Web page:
Grizzled American private detective in England investigates a complicated case of blackmail turned murder involving a rich but honest elderly general, his two loose socialite daughters, a pornographer and a gangster.
Captain Call has just buried Gus at Lonesome Dove and plans to head back to his ranch in Montana. Looking at a herd of wild Mustangs, he decides to drive them north with the help of Isom ... See full summary »
Advertising golden boy Andrew Quint (Oliver Reed) is fed up with his fabulously successful life. In very dramatic fashion, he quits his job to return to writing for a small literary magazine. He wants to leave his former life behind, going as far as saying goodbye to his wife and mistresses. He finds, however, that it's not so easy to escape the past.Written by
George S. Davis <email@example.com>
I first saw this movie on Canadian TV on the midnight movie on CJOH and it has stuck in my head ever since. Back then, I enjoyed it for the psychedelic dream sequences, the dolly birds, and the good ol' "frank sexuality." Watching it again on DVD thirty years later, I find it still resonates, but for different reasons. Now, I relate more to Quint's rejection of his entire way of life and the way he wants to be free of it, but ultimately can't escape it.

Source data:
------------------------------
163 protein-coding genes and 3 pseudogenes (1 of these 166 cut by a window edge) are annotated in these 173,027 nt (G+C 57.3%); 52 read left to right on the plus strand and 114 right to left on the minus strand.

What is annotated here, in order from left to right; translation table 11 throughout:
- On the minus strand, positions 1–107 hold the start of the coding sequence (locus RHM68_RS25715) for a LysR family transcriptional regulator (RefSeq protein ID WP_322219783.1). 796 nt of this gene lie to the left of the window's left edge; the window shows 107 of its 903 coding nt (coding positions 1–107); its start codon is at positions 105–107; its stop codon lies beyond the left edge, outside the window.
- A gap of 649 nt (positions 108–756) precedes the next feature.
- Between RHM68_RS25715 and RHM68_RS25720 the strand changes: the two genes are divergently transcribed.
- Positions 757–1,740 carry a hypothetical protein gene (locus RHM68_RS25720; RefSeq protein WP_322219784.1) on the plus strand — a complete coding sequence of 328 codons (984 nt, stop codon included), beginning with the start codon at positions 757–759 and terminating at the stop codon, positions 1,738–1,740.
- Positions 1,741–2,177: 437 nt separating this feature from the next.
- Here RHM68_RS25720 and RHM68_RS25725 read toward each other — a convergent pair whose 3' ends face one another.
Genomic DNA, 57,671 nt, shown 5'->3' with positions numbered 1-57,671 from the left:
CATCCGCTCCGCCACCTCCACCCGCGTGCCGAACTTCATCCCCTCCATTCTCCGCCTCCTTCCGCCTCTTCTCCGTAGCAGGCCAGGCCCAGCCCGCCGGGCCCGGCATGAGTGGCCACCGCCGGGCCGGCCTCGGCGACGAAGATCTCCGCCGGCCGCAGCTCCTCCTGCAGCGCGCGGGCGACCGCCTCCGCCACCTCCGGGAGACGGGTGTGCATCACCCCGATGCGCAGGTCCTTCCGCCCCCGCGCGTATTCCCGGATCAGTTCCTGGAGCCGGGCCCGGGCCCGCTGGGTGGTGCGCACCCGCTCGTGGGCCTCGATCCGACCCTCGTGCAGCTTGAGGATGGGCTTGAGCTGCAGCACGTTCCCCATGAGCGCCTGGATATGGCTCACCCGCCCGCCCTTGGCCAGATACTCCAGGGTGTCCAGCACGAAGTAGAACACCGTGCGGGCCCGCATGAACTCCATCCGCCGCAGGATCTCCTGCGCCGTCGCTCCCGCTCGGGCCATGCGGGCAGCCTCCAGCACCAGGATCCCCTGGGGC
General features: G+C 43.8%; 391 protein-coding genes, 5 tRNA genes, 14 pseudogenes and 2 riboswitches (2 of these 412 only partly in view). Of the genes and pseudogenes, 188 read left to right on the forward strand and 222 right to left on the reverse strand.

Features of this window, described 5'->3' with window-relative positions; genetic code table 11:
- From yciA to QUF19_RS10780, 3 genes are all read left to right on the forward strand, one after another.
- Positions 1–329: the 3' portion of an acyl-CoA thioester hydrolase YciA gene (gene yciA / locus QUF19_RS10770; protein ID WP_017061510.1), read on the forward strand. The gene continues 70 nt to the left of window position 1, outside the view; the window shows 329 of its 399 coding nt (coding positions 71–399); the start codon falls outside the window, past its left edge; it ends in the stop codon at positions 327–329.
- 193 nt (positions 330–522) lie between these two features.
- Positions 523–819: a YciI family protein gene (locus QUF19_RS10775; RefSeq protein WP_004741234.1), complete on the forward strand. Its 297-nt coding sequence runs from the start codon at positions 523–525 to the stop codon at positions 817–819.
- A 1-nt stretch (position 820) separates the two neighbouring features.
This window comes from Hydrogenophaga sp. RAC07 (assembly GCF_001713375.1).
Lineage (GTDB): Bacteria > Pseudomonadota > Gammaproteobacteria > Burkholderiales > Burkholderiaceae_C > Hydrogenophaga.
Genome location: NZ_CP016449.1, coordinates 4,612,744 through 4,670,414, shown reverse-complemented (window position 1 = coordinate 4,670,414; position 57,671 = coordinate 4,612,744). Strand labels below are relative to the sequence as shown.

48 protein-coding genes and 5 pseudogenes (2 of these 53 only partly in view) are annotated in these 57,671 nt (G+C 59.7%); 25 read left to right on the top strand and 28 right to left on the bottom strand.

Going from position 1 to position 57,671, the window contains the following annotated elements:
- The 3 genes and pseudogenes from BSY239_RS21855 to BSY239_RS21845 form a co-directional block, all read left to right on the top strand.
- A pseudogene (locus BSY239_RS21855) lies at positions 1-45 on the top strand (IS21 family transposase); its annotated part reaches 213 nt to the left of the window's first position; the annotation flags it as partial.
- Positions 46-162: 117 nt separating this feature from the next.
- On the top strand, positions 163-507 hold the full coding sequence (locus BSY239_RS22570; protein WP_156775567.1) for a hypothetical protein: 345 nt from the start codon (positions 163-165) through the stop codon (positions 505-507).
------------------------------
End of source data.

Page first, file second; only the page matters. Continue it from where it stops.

The Super-8 commercial he makes at the end of the film is still dazzling -- one would think that Michael Winner would have gone on to greater things, but this film is the best thing he ever did. Same goes for Oliver Reed, although he made some good ones in the late '60s and early '70s. Several other Reed-Winner collaborations, THE SYSTEM (a/k/a THE GIRL GETTERS), THE JOKERS, and HANNIBAL BROOKS, are also worth checking out.
Excellent performances by Reed, Orson Welles, Carol White, and Harry Andrews, and a top script by Peter Draper (who also wrote THE SYSTEM).
Favorite bit of dialogue:
QUINT: I'm going to find an honest job.
LUTE: Silly boy. There aren't any.
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